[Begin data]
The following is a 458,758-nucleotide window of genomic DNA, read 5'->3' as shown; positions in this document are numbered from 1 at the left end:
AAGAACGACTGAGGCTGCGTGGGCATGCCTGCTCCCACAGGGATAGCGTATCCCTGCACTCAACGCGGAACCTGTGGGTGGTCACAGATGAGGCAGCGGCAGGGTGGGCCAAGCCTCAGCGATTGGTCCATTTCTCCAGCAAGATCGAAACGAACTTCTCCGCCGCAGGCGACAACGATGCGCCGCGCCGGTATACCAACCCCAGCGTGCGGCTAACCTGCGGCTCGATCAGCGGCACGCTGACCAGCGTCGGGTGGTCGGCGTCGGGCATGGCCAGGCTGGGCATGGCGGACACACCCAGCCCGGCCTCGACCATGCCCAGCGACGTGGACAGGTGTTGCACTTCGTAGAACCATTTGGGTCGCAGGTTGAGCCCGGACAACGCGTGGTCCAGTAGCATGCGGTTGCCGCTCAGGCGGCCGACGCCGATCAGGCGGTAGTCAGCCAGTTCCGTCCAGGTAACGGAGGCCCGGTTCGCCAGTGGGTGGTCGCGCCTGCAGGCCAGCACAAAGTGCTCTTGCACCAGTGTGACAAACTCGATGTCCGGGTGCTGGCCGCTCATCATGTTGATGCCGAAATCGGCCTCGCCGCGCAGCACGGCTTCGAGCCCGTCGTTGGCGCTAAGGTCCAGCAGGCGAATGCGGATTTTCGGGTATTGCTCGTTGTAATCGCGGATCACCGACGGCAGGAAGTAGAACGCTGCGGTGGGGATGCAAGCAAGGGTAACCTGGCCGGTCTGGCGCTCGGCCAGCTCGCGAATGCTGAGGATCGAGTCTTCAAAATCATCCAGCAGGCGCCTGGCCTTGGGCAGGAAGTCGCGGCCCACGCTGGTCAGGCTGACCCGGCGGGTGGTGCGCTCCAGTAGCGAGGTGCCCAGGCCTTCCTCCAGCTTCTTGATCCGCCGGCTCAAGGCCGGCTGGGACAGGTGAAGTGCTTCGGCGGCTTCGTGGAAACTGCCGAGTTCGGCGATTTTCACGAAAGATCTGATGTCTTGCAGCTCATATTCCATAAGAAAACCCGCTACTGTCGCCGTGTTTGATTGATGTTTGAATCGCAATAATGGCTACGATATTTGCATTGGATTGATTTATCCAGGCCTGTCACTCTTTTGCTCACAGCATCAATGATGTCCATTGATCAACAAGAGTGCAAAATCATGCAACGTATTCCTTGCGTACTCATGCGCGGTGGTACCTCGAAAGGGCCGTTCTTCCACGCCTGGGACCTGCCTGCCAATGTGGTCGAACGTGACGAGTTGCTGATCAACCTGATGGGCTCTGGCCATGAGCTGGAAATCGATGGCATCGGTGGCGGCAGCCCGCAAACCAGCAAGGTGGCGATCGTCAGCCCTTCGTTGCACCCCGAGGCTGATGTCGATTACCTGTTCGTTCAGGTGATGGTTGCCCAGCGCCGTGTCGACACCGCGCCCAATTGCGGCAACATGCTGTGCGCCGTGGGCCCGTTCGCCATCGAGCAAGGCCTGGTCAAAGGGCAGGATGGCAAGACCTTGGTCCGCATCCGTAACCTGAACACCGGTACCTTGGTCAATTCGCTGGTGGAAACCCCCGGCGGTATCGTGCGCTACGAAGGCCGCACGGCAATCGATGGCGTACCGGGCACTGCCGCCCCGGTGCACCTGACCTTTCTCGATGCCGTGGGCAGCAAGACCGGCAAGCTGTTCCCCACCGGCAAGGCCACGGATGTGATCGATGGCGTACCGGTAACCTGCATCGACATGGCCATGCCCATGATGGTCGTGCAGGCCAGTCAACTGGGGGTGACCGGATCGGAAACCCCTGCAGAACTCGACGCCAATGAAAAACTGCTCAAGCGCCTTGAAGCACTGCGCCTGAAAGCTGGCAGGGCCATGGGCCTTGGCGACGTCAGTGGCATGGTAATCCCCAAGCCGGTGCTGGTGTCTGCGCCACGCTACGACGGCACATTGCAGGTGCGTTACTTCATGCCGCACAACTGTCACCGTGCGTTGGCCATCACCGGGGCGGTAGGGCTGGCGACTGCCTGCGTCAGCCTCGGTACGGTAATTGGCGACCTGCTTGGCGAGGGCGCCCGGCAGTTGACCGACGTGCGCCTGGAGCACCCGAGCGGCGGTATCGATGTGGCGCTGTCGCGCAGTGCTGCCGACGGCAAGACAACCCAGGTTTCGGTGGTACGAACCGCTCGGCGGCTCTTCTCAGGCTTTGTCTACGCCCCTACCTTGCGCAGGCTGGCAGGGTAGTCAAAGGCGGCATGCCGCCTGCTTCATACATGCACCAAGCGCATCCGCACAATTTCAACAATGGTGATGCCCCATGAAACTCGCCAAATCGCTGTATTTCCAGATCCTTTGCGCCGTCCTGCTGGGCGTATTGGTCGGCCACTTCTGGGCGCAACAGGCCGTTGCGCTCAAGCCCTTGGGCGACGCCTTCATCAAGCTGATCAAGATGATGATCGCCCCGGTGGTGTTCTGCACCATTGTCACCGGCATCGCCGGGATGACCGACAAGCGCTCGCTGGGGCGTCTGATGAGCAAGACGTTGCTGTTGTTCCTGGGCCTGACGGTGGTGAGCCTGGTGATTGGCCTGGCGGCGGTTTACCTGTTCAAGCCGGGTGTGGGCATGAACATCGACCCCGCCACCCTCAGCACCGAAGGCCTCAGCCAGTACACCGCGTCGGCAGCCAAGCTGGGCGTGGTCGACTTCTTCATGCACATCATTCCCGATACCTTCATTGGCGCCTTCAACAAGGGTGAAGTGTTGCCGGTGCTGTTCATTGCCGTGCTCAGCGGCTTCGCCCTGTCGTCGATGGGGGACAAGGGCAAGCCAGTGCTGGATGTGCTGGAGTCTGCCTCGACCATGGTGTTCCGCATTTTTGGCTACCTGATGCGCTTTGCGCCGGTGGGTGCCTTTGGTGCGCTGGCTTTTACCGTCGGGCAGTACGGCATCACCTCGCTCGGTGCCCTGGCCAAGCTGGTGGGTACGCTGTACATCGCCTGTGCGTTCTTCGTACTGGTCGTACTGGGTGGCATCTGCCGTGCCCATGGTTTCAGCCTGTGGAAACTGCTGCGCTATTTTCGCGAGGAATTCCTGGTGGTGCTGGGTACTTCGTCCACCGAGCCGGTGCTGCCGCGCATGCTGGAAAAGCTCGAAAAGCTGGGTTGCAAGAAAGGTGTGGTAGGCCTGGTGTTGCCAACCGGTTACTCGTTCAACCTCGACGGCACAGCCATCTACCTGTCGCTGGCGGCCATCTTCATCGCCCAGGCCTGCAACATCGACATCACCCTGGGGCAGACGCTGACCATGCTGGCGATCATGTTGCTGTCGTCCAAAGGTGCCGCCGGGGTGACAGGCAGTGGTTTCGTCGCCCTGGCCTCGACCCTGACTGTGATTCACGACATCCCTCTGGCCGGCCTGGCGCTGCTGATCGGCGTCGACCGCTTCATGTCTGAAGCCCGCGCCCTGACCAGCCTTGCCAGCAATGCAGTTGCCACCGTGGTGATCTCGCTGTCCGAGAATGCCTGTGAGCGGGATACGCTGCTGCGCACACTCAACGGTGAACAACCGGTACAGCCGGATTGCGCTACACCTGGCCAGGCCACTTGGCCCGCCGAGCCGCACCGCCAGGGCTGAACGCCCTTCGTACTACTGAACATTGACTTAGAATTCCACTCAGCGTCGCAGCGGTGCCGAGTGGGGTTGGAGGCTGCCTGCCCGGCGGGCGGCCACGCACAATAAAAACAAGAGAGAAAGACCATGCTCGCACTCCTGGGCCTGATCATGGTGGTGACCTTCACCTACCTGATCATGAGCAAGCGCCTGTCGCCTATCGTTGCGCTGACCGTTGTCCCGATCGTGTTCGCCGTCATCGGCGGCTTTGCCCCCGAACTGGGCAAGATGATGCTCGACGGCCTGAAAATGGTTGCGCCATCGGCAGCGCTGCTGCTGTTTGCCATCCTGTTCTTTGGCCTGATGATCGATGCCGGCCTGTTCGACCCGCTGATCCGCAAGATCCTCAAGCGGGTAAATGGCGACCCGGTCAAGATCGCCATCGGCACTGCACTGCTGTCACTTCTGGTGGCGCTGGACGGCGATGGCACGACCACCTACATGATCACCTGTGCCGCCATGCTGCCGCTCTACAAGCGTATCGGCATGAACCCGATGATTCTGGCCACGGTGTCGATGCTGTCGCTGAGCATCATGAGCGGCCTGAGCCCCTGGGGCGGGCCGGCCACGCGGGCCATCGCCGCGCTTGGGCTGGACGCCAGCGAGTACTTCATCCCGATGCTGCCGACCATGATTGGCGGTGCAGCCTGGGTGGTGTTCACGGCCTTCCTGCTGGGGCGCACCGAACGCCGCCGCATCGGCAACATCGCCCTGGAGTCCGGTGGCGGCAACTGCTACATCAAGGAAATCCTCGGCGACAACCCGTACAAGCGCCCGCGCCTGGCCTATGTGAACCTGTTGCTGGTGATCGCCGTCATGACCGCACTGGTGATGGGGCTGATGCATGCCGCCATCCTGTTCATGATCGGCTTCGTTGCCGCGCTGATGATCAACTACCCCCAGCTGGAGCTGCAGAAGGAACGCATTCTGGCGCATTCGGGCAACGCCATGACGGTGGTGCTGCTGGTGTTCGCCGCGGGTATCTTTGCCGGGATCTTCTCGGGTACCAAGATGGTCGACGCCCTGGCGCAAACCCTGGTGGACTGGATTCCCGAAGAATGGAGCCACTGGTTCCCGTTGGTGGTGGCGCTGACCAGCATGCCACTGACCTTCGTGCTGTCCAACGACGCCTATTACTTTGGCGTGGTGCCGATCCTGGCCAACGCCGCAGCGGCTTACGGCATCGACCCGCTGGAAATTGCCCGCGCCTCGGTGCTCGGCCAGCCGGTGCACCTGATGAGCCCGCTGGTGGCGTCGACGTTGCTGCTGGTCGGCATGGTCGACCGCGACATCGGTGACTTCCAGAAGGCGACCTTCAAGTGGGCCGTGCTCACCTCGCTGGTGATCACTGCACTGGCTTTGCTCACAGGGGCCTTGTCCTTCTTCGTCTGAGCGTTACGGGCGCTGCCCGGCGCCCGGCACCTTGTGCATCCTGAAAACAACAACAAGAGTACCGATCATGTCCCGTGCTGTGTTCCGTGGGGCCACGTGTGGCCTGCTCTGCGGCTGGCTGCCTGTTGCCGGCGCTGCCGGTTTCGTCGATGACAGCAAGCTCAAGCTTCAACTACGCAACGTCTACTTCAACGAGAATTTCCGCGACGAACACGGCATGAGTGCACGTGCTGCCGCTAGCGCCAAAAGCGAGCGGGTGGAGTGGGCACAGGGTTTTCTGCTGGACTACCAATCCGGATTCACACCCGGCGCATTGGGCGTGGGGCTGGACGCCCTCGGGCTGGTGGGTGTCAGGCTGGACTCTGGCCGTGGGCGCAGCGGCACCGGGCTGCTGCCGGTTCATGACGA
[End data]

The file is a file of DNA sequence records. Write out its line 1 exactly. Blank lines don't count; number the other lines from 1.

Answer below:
The following is a 458,758-nucleotide window of genomic DNA, read 5'->3' as shown; positions in this document are numbered from 1 at the left end: